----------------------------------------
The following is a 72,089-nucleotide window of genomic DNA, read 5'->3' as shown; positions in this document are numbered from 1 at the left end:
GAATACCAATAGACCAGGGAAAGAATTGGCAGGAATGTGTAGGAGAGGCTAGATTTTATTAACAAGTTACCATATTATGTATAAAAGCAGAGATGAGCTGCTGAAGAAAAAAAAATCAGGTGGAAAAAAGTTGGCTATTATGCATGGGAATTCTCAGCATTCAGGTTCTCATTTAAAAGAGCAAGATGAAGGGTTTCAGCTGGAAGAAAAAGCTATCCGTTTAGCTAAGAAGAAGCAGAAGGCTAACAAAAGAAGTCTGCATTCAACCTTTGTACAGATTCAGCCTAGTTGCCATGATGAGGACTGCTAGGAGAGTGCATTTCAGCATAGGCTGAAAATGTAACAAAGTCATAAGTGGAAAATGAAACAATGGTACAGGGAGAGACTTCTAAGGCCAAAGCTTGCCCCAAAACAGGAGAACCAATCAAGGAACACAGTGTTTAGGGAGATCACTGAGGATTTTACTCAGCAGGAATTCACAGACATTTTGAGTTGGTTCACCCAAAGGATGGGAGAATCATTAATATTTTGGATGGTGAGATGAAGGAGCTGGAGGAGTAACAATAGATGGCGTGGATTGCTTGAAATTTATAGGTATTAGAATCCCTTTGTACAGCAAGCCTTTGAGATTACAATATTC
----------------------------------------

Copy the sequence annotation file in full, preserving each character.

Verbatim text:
The following is a 72,089-nucleotide window of genomic DNA, read 5'->3' as shown; positions in this document are numbered from 1 at the left end:
GAATACCAATAGACCAGGGAAAGAATTGGCAGGAATGTGTAGGAGAGGCTAGATTTTATTAACAAGTTACCATATTATGTATAAAAGCAGAGATGAGCTGCTGAAGAAAAAAAAATCAGGTGGAAAAAAGTTGGCTATTATGCATGGGAATTCTCAGCATTCAGGTTCTCATTTAAAAGAGCAAGATGAAGGGTTTCAGCTGGAAGAAAAAGCTATCCGTTTAGCTAAGAAGAAGCAGAAGGCTAACAAAAGAAGTCTGCATTCAACCTTTGTACAGATTCAGCCTAGTTGCCATGATGAGGACTGCTAGGAGAGTGCATTTCAGCATAGGCTGAAAATGTAACAAAGTCATAAGTGGAAAATGAAACAATGGTACAGGGAGAGACTTCTAAGGCCAAAGCTTGCCCCAAAACAGGAGAACCAATCAAGGAACACAGTGTTTAGGGAGATCACTGAGGATTTTACTCAGCAGGAATTCACAGACATTTTGAGTTGGTTCACCCAAAGGATGGGAGAATCATTAATATTTTGGATGGTGAGATGAAGGAGCTGGAGGAGTAACAATAGATGGCGTGGATTGCTTGAAATTTATAGGTATTAGAATCCCTTTGTACAGCAAGCCTTTGAGATTACAATATTC